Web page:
Israel’s Revolutionary Plan to Provide Europe with Natural Gas

Last month, Israel, Cyprus, Greece, and Italy announced a plan to construct a pipeline for the export of natural gas from Israel’s offshore reservoirs to Europe. This plan, writes Emmanuel Navon, is a rejection of Turkey, through which it would be technically simpler to build such a pipeline. While such a project has been considered, Istanbul’s strained relations with Jerusalem under the rule of the anti-Semitic, pro-Hamas Recep Tayyip Erdogan have made it unfeasible. Navon explores the greater geopolitical implications:

Natural gas has turned Greece from a rival [of Israel] to an ally just as relations between Israel and Turkey started deteriorating. . . . In 2010, Benjamin Netanyahu became the first sitting Israeli prime minister to visit Greece, and the Israeli and Greek air forces started their first joint military exercises. In September 2011, Israel and Greece signed a security-cooperation agreement. Israel now uses Greek airspace for training purposes. Turkey, [meanwhile], is opposed to the Israel-Cypriot partnership in natural gas, but it has not been able to stop it. . . . This is a blow to Turkey as it is trying to reduce its [energy] dependency on Russia. . . .

Israel, Greece, and Cyprus all benefit from the natural-gas partnership: Israel acquires stronger leverage and strategic value vis-à-vis the European Union by becoming a natural-gas exporter; Greece is acquiring the status of an energy hub; Cyprus gains regional and international importance. . . .

The emerging eastern Mediterranean partnership for natural gas is no less than revolutionary. Historically, energy was the Achilles’ heel of Israel’s foreign policy. It is now an asset, thanks to the decline of the “oil weapon” [once wielded by Arab states] and to the increased importance of natural gas in the world’s energy market. Thanks to the new pipeline, Israel will eventually become a natural-gas exporter to Europe, without depending on Turkey. This tectonic change will grant Israel increased leverage in its relations with the EU.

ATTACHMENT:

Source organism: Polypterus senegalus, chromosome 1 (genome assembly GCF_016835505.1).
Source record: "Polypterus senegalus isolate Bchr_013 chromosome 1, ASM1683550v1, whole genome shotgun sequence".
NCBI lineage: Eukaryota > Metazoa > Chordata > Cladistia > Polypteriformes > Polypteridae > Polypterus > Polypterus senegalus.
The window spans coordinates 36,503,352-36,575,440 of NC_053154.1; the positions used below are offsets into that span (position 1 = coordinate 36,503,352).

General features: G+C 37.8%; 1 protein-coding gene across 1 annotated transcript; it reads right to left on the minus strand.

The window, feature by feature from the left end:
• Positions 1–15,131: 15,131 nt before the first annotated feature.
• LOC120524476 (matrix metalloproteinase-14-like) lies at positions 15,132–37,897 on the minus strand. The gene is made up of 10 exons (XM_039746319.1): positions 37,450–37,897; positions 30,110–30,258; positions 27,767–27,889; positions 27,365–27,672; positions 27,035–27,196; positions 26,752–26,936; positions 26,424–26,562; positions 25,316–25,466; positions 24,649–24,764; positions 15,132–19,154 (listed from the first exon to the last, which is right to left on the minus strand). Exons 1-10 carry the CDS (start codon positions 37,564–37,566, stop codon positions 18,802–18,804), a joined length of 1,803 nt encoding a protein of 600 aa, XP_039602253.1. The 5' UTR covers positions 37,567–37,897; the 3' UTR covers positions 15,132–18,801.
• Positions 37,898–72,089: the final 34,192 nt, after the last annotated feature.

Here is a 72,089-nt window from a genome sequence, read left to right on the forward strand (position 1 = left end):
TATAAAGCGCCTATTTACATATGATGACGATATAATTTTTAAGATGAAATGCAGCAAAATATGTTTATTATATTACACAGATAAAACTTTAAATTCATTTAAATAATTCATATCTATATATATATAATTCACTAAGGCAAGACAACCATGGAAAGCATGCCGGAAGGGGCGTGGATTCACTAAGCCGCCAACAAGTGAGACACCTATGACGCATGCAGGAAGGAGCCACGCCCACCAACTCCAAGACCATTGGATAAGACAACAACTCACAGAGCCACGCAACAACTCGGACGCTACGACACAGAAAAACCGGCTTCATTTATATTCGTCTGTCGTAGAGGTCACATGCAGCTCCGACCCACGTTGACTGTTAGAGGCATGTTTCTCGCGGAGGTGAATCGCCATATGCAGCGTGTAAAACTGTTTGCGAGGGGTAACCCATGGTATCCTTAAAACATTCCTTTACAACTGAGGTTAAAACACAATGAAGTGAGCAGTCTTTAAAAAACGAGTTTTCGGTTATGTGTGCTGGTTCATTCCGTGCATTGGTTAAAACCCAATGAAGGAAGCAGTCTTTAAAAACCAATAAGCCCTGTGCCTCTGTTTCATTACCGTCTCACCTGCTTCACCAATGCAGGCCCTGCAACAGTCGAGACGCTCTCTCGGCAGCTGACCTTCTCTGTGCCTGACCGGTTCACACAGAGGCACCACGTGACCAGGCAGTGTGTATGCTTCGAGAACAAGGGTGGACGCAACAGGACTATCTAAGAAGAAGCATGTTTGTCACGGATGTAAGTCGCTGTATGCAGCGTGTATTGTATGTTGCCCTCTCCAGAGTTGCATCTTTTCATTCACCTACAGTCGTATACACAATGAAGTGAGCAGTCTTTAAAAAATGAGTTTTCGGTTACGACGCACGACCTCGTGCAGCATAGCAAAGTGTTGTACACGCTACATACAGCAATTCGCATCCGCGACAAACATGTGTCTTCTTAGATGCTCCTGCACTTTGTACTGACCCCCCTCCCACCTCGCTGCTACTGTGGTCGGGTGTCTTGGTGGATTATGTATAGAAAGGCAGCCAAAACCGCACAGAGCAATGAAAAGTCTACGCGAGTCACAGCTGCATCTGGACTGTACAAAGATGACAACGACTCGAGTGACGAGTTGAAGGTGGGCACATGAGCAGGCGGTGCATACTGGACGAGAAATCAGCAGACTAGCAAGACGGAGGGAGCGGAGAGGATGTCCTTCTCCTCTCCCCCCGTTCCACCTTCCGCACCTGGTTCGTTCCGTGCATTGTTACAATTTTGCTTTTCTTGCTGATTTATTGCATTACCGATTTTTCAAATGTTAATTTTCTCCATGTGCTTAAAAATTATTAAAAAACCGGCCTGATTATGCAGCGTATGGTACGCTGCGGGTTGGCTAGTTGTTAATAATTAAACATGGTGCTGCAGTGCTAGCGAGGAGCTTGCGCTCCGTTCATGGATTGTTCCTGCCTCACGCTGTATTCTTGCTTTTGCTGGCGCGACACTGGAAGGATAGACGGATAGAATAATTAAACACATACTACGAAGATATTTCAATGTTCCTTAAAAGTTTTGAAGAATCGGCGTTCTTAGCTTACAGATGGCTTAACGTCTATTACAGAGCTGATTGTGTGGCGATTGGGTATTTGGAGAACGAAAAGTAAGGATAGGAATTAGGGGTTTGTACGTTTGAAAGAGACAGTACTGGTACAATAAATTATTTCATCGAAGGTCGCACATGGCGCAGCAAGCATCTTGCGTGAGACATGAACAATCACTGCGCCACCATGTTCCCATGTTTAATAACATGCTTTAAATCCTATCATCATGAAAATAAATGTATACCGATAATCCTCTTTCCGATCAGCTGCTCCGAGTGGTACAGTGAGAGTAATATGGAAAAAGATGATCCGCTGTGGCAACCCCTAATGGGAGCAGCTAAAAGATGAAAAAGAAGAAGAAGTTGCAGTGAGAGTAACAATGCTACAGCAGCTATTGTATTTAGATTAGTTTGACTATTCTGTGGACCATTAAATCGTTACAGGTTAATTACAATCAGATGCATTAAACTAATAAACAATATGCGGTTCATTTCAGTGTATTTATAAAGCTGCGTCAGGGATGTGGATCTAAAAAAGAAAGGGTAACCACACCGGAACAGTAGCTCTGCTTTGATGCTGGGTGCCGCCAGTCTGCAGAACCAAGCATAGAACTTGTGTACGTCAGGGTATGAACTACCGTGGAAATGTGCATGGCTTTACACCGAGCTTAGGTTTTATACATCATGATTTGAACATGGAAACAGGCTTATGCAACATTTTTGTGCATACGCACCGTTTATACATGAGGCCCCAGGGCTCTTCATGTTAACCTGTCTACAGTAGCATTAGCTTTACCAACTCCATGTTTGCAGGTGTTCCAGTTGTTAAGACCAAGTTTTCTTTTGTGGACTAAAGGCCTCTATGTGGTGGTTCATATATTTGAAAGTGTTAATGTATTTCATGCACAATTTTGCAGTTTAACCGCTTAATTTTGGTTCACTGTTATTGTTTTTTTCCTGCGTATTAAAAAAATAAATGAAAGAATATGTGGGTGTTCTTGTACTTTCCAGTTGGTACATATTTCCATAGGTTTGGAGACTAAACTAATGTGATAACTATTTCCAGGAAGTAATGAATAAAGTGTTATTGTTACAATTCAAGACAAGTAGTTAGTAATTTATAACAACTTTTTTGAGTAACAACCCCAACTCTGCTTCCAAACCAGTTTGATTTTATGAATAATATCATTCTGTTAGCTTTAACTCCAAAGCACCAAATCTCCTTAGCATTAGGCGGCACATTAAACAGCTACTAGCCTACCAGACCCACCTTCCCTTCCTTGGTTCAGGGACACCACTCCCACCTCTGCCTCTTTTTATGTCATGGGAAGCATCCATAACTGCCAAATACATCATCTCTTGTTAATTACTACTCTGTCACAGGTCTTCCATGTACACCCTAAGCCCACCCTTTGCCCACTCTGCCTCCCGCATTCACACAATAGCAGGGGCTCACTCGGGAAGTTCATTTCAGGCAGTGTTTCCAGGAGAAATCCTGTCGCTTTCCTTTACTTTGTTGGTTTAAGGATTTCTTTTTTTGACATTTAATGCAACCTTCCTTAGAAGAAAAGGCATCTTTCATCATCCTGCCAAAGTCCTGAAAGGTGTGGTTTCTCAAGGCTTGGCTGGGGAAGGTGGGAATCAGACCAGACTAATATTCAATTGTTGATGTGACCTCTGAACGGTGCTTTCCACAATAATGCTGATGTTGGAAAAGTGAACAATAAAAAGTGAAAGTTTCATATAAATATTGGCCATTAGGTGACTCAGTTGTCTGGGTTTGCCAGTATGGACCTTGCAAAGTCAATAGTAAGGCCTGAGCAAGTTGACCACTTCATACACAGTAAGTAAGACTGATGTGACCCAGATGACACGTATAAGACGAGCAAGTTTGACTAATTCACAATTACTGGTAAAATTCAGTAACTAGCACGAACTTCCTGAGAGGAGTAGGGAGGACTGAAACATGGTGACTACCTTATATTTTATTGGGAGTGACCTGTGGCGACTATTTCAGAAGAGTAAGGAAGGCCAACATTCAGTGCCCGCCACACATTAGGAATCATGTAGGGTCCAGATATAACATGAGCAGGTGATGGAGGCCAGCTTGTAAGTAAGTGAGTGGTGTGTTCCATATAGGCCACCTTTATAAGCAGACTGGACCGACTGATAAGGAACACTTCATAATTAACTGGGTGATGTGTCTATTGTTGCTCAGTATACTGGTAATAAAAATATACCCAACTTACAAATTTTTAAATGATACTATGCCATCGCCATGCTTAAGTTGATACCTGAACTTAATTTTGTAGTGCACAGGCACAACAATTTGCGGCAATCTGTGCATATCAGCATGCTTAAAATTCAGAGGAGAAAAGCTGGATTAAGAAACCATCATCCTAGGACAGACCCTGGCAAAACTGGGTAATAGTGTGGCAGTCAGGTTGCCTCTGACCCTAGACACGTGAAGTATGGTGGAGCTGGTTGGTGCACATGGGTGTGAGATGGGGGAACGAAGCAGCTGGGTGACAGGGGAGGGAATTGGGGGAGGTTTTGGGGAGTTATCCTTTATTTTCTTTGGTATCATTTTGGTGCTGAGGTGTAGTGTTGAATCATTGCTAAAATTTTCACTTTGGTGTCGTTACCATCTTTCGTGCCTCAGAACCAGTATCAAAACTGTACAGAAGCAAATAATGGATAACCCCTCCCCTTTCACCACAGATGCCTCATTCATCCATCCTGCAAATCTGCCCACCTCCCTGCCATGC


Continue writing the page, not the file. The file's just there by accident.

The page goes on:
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Read more at Jerusalem Institute for Strategic Studies

More about: Cyprus, Europe and Israel, Greece, Israel & Zionism, Italy, Natural Gas, Turkey

 

Lessons for Israel from Iran’s Response to the Killing of Qassem Suleimani

Feb. 19 2020

On January 8, just five days after the U.S. killed the high-ranking Iranian general Qassem Suleimani in a retaliatory airstrike, Tehran responded by firing ballistic missiles at two American bases in Iraq. At first it seemed possible that the Islamic Republic deliberately aimed its rockets so as not harm U.S. soldiers, but, Uzi Rubin concludes, information made public since then strongly suggests that the lack of American deaths was “a matter of sheer luck.” Iran, which generally prefers to operate through proxies or in such a way as to maintain plausible deniability, not only took credit for the attack but boasted about its success.

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Read more at BESA Center

More about: Iran, Israeli Security, U.S. Foreign policy